'Innovative, complicated, promising': Metra to test battery-powered locomotives
Six of Metra's oldest diesel locomotives could lead the way to a greener future for the agency.
Board directors have approved a $34.6 million contract with Alabama-based Progress Rail to convert the engines to zero-emissions battery-powered models, with delivery anticipated in 2026.
The commuter railroad will test the revamped locomotives on the Rock Island Line initially.
"If these locomotives prove themselves, they could play a significant role in our fleet and in our future, and the concept could serve as a template for other railroads to follow," Metra CEO Jim Derwinski said in a statement.
It's relatively unchartered territory in the U.S. for passenger trains, although France's national railway company, SNCF, is exploring the use of batteries in its locomotives.
"Particulate pollution from diesel engines from a variety of sources is a big air pollution and health issue here in Chicago," Environmental Law & Policy Center Deputy Direction Kevin Brubaker said.
"So for Metra to be pushing the envelope a little bit and investing in and experimenting with this new technology is really good news. It's innovative, it's complicated, it's promising, it's not a slam dunk, which is all the more reason why it's important."
To power the locomotives, the agency will use multiple banks of lithium-iron-phosphate batteries, which have a strong safety record and long life span, said Sean Cronin, senior director of mechanical capital projects.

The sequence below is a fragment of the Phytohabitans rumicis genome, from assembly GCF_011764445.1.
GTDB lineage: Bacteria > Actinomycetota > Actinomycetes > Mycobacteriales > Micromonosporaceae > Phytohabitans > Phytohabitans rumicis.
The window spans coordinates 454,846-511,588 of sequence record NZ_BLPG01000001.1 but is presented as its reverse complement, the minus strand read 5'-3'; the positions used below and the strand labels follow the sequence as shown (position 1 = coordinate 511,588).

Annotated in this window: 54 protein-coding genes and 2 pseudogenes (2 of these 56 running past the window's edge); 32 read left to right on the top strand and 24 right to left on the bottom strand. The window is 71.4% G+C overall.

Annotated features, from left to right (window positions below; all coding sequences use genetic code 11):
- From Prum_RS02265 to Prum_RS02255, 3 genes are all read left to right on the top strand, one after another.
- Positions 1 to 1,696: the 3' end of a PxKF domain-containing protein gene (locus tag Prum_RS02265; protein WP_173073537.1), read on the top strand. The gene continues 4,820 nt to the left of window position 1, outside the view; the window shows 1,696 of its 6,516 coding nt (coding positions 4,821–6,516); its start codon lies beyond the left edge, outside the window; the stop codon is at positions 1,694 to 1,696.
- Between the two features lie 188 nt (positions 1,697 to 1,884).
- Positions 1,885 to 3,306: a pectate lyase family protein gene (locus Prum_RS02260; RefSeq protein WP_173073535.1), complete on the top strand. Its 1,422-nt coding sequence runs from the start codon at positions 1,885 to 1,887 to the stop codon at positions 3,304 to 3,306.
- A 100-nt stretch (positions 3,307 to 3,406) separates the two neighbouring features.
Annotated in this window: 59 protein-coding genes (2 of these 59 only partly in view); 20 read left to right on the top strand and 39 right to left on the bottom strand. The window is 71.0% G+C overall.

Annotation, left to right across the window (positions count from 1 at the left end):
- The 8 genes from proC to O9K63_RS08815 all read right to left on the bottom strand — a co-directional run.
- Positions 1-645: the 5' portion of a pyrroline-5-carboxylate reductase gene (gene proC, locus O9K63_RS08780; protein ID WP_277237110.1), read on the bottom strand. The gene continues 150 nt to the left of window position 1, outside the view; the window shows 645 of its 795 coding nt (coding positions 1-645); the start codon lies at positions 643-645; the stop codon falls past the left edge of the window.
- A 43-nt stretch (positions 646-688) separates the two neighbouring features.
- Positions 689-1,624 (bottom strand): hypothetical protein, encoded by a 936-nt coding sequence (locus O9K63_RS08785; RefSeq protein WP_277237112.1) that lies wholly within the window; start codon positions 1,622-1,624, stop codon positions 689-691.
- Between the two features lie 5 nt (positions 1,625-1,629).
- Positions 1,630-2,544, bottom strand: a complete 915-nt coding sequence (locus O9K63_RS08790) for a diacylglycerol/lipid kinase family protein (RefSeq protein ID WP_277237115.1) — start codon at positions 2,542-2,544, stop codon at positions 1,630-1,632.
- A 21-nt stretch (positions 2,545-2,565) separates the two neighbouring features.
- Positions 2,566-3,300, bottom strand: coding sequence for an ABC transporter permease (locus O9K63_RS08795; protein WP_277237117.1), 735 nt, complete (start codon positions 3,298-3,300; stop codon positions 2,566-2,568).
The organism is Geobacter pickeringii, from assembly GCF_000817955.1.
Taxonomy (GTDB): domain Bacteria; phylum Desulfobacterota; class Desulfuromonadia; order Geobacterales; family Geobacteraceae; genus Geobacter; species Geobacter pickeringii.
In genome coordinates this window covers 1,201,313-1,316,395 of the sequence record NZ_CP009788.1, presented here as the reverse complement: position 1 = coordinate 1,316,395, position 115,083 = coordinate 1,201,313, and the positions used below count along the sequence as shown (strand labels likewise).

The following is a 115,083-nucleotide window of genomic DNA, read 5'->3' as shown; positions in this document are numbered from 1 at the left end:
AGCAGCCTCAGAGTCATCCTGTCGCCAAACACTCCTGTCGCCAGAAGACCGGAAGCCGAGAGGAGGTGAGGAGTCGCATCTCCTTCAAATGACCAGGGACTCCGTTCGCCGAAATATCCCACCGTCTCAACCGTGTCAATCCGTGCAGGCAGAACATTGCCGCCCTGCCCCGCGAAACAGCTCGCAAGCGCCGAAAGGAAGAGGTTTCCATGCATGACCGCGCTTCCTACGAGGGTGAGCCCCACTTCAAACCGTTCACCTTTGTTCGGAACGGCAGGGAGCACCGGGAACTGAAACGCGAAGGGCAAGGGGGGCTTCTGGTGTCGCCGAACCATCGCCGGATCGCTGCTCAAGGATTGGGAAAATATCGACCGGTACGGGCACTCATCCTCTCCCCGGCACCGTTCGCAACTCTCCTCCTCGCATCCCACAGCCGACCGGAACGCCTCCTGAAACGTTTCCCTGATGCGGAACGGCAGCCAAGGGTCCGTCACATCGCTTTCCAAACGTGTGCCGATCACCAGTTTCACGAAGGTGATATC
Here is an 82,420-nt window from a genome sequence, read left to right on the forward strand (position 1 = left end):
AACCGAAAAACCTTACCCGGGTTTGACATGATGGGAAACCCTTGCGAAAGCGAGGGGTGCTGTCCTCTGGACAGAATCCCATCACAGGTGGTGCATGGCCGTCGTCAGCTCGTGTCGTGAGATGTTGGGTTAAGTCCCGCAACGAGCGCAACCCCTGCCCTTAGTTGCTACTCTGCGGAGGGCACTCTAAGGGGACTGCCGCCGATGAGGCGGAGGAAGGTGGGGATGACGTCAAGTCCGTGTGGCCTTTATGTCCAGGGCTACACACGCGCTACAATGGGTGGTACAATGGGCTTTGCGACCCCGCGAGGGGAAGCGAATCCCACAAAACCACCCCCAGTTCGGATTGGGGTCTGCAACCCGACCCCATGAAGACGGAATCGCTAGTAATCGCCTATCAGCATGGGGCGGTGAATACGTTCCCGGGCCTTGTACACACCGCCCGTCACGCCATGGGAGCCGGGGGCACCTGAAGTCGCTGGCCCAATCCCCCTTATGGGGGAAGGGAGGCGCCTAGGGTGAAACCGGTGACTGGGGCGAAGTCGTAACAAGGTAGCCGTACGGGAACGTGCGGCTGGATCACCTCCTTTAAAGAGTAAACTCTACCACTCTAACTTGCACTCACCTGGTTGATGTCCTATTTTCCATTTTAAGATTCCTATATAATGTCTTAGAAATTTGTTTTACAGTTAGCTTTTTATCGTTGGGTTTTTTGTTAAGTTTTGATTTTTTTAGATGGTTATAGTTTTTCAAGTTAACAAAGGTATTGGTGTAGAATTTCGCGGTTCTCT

"With this innovative new procurement, these locomotives will be drastically different from our current ones but in some aspects strangely familiar," Cronin told Metra directors at an Aug. 17 meeting.
The locomotives will be compatible with Metra railcars and reach speeds of 79 mph, the railroad's maximum. However, unlike Metra's silver, orange or blue color schemes, the battery-powered trains could be green.
The battery range is about 150 miles. "We would be testing them on the Rock Island Beverly Branch between LaSalle and Blue Island, which is 16 miles, so they could make about five round trips before recharging," Metra spokesman Michael Gillis said.
Officials "believe there will be a number of benefits," Senior Director of Mechanical Operations Shon George told directors.
"The obvious benefit is there will be no diesel emissions, which will improve air quality in our yards and along the lines." The locomotives will also be much quieter and cost less to operate and maintain, he added.
The agency is using its share of a Volkswagen lawsuit settlement and state capital funding to pay for the project.
Metra first issued a request for proposals in 2021. The first three converted trains will take 3½ years to produce, and the railroad has an option for three more.
Eventually, Metra technicians might conduct locomotive conversion in-house.